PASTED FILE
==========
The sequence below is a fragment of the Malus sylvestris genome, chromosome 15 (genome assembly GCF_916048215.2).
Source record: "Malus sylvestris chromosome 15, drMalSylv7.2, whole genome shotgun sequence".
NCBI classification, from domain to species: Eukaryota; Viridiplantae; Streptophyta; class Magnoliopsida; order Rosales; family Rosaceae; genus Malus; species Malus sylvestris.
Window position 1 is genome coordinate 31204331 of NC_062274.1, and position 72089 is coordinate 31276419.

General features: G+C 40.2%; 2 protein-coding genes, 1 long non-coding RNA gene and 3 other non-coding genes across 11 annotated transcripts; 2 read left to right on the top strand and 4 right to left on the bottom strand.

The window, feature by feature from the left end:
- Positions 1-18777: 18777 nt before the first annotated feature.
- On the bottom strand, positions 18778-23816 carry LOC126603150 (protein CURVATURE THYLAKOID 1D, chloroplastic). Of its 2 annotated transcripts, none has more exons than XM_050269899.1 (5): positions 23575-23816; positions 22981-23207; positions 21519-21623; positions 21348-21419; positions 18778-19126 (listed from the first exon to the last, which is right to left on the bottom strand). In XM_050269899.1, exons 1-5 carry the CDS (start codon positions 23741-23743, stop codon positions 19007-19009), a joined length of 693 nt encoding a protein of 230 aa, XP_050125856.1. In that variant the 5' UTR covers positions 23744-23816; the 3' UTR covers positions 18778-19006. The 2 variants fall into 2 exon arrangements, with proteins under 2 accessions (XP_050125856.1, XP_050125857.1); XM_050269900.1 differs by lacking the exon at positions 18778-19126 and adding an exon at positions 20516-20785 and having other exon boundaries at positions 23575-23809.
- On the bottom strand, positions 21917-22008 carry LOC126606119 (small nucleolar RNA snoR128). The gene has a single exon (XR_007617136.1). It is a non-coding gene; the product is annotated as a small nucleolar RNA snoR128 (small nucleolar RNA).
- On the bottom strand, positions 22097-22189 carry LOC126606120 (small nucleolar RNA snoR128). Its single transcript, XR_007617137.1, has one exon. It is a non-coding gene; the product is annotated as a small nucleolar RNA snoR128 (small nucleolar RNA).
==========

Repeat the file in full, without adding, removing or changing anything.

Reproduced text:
The sequence below is a fragment of the Malus sylvestris genome, chromosome 15 (genome assembly GCF_916048215.2).
Source record: "Malus sylvestris chromosome 15, drMalSylv7.2, whole genome shotgun sequence".
NCBI classification, from domain to species: Eukaryota; Viridiplantae; Streptophyta; class Magnoliopsida; order Rosales; family Rosaceae; genus Malus; species Malus sylvestris.
Window position 1 is genome coordinate 31204331 of NC_062274.1, and position 72089 is coordinate 31276419.

General features: G+C 40.2%; 2 protein-coding genes, 1 long non-coding RNA gene and 3 other non-coding genes across 11 annotated transcripts; 2 read left to right on the top strand and 4 right to left on the bottom strand.

The window, feature by feature from the left end:
- Positions 1-18777: 18777 nt before the first annotated feature.
- On the bottom strand, positions 18778-23816 carry LOC126603150 (protein CURVATURE THYLAKOID 1D, chloroplastic). Of its 2 annotated transcripts, none has more exons than XM_050269899.1 (5): positions 23575-23816; positions 22981-23207; positions 21519-21623; positions 21348-21419; positions 18778-19126 (listed from the first exon to the last, which is right to left on the bottom strand). In XM_050269899.1, exons 1-5 carry the CDS (start codon positions 23741-23743, stop codon positions 19007-19009), a joined length of 693 nt encoding a protein of 230 aa, XP_050125856.1. In that variant the 5' UTR covers positions 23744-23816; the 3' UTR covers positions 18778-19006. The 2 variants fall into 2 exon arrangements, with proteins under 2 accessions (XP_050125856.1, XP_050125857.1); XM_050269900.1 differs by lacking the exon at positions 18778-19126 and adding an exon at positions 20516-20785 and having other exon boundaries at positions 23575-23809.
- On the bottom strand, positions 21917-22008 carry LOC126606119 (small nucleolar RNA snoR128). The gene has a single exon (XR_007617136.1). It is a non-coding gene; the product is annotated as a small nucleolar RNA snoR128 (small nucleolar RNA).
- On the bottom strand, positions 22097-22189 carry LOC126606120 (small nucleolar RNA snoR128). Its single transcript, XR_007617137.1, has one exon. It is a non-coding gene; the product is annotated as a small nucleolar RNA snoR128 (small nucleolar RNA).